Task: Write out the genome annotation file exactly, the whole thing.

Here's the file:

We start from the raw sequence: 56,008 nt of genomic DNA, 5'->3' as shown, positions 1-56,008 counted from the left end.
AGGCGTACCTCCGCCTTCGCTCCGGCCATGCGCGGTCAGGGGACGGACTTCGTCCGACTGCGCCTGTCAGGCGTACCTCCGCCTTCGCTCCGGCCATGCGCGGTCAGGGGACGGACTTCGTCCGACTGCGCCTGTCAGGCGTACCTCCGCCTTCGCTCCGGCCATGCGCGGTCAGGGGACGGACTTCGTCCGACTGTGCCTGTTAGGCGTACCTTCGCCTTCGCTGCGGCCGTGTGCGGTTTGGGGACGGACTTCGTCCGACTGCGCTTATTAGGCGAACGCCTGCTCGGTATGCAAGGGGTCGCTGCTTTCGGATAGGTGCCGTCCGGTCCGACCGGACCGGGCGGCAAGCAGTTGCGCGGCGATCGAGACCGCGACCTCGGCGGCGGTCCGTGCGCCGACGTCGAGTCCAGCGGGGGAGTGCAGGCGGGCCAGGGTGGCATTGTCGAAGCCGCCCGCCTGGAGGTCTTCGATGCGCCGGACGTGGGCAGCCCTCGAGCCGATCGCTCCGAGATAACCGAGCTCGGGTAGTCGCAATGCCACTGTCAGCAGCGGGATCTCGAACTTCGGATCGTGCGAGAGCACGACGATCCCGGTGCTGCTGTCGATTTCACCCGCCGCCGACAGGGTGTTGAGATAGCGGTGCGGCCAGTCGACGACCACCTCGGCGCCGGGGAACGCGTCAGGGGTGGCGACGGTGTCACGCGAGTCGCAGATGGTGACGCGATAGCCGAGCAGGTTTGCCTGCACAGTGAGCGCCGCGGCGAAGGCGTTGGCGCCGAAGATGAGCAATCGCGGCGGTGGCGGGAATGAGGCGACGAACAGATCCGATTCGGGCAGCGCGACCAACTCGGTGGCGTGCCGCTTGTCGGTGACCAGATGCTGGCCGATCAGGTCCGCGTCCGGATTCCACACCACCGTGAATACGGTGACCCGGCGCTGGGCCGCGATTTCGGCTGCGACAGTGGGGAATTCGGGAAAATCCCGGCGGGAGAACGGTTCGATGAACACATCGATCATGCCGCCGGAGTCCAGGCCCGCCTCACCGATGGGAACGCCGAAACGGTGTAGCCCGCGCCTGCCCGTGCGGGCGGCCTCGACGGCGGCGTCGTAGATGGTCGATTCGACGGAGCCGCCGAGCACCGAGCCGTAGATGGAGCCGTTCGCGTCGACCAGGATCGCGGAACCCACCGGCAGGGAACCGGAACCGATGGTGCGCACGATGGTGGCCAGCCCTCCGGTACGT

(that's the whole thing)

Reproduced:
We start from the raw sequence: 56,008 nt of genomic DNA, 5'->3' as shown, positions 1-56,008 counted from the left end.
AGGCGTACCTCCGCCTTCGCTCCGGCCATGCGCGGTCAGGGGACGGACTTCGTCCGACTGCGCCTGTCAGGCGTACCTCCGCCTTCGCTCCGGCCATGCGCGGTCAGGGGACGGACTTCGTCCGACTGCGCCTGTCAGGCGTACCTCCGCCTTCGCTCCGGCCATGCGCGGTCAGGGGACGGACTTCGTCCGACTGTGCCTGTTAGGCGTACCTTCGCCTTCGCTGCGGCCGTGTGCGGTTTGGGGACGGACTTCGTCCGACTGCGCTTATTAGGCGAACGCCTGCTCGGTATGCAAGGGGTCGCTGCTTTCGGATAGGTGCCGTCCGGTCCGACCGGACCGGGCGGCAAGCAGTTGCGCGGCGATCGAGACCGCGACCTCGGCGGCGGTCCGTGCGCCGACGTCGAGTCCAGCGGGGGAGTGCAGGCGGGCCAGGGTGGCATTGTCGAAGCCGCCCGCCTGGAGGTCTTCGATGCGCCGGACGTGGGCAGCCCTCGAGCCGATCGCTCCGAGATAACCGAGCTCGGGTAGTCGCAATGCCACTGTCAGCAGCGGGATCTCGAACTTCGGATCGTGCGAGAGCACGACGATCCCGGTGCTGCTGTCGATTTCACCCGCCGCCGACAGGGTGTTGAGATAGCGGTGCGGCCAGTCGACGACCACCTCGGCGCCGGGGAACGCGTCAGGGGTGGCGACGGTGTCACGCGAGTCGCAGATGGTGACGCGATAGCCGAGCAGGTTTGCCTGCACAGTGAGCGCCGCGGCGAAGGCGTTGGCGCCGAAGATGAGCAATCGCGGCGGTGGCGGGAATGAGGCGACGAACAGATCCGATTCGGGCAGCGCGACCAACTCGGTGGCGTGCCGCTTGTCGGTGACCAGATGCTGGCCGATCAGGTCCGCGTCCGGATTCCACACCACCGTGAATACGGTGACCCGGCGCTGGGCCGCGATTTCGGCTGCGACAGTGGGGAATTCGGGAAAATCCCGGCGGGAGAACGGTTCGATGAACACATCGATCATGCCGCCGGAGTCCAGGCCCGCCTCACCGATGGGAACGCCGAAACGGTGTAGCCCGCGCCTGCCCGTGCGGGCGGCCTCGACGGCGGCGTCGTAGATGGTCGATTCGACGGAGCCGCCGAGCACCGAGCCGTAGATGGAGCCGTTCGCGTCGACCAGGATCGCGGAACCCACCGGCAGGGAACCGGAACCGATGGTGCGCACGATGGTGGCCAGCCCTCCGGTACGT